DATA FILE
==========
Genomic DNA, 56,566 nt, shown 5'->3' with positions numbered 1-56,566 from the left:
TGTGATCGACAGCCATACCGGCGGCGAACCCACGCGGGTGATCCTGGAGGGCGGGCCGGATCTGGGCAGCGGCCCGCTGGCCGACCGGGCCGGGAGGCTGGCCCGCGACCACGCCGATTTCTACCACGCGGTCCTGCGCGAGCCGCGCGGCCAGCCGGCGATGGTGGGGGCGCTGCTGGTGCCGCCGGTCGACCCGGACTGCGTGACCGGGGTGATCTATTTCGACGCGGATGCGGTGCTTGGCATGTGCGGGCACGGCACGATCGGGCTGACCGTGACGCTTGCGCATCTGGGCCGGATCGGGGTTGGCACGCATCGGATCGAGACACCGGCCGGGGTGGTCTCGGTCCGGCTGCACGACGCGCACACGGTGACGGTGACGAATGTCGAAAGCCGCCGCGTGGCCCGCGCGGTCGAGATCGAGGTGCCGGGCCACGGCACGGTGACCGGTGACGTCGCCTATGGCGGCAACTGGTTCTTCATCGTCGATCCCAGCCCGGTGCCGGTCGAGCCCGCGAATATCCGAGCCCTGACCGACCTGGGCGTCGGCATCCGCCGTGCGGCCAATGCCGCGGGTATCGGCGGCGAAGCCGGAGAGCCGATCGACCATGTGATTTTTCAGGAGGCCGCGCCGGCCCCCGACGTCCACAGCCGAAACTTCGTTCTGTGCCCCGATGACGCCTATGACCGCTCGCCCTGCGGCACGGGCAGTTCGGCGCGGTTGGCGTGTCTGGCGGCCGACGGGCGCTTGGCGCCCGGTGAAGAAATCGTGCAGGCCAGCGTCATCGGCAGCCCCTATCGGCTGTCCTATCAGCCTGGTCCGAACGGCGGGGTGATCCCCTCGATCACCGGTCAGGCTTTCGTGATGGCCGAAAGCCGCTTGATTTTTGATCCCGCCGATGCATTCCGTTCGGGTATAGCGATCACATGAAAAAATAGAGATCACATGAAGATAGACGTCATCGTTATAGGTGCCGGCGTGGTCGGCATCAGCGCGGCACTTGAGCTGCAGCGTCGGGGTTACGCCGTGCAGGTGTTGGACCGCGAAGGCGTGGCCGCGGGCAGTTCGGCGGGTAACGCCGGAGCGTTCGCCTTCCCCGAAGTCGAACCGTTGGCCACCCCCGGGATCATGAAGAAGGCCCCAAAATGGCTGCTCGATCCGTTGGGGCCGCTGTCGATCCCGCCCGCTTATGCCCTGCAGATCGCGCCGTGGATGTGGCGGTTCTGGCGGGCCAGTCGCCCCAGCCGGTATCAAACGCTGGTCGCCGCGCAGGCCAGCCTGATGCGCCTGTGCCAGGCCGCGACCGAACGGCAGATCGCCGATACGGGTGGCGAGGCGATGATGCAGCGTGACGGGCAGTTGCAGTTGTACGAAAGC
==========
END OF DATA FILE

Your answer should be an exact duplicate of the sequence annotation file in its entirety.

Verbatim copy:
Genomic DNA, 56,566 nt, shown 5'->3' with positions numbered 1-56,566 from the left:
TGTGATCGACAGCCATACCGGCGGCGAACCCACGCGGGTGATCCTGGAGGGCGGGCCGGATCTGGGCAGCGGCCCGCTGGCCGACCGGGCCGGGAGGCTGGCCCGCGACCACGCCGATTTCTACCACGCGGTCCTGCGCGAGCCGCGCGGCCAGCCGGCGATGGTGGGGGCGCTGCTGGTGCCGCCGGTCGACCCGGACTGCGTGACCGGGGTGATCTATTTCGACGCGGATGCGGTGCTTGGCATGTGCGGGCACGGCACGATCGGGCTGACCGTGACGCTTGCGCATCTGGGCCGGATCGGGGTTGGCACGCATCGGATCGAGACACCGGCCGGGGTGGTCTCGGTCCGGCTGCACGACGCGCACACGGTGACGGTGACGAATGTCGAAAGCCGCCGCGTGGCCCGCGCGGTCGAGATCGAGGTGCCGGGCCACGGCACGGTGACCGGTGACGTCGCCTATGGCGGCAACTGGTTCTTCATCGTCGATCCCAGCCCGGTGCCGGTCGAGCCCGCGAATATCCGAGCCCTGACCGACCTGGGCGTCGGCATCCGCCGTGCGGCCAATGCCGCGGGTATCGGCGGCGAAGCCGGAGAGCCGATCGACCATGTGATTTTTCAGGAGGCCGCGCCGGCCCCCGACGTCCACAGCCGAAACTTCGTTCTGTGCCCCGATGACGCCTATGACCGCTCGCCCTGCGGCACGGGCAGTTCGGCGCGGTTGGCGTGTCTGGCGGCCGACGGGCGCTTGGCGCCCGGTGAAGAAATCGTGCAGGCCAGCGTCATCGGCAGCCCCTATCGGCTGTCCTATCAGCCTGGTCCGAACGGCGGGGTGATCCCCTCGATCACCGGTCAGGCTTTCGTGATGGCCGAAAGCCGCTTGATTTTTGATCCCGCCGATGCATTCCGTTCGGGTATAGCGATCACATGAAAAAATAGAGATCACATGAAGATAGACGTCATCGTTATAGGTGCCGGCGTGGTCGGCATCAGCGCGGCACTTGAGCTGCAGCGTCGGGGTTACGCCGTGCAGGTGTTGGACCGCGAAGGCGTGGCCGCGGGCAGTTCGGCGGGTAACGCCGGAGCGTTCGCCTTCCCCGAAGTCGAACCGTTGGCCACCCCCGGGATCATGAAGAAGGCCCCAAAATGGCTGCTCGATCCGTTGGGGCCGCTGTCGATCCCGCCCGCTTATGCCCTGCAGATCGCGCCGTGGATGTGGCGGTTCTGGCGGGCCAGTCGCCCCAGCCGGTATCAAACGCTGGTCGCCGCGCAGGCCAGCCTGATGCGCCTGTGCCAGGCCGCGACCGAACGGCAGATCGCCGATACGGGTGGCGAGGCGATGATGCAGCGTGACGGGCAGTTGCAGTTGTACGAAAGC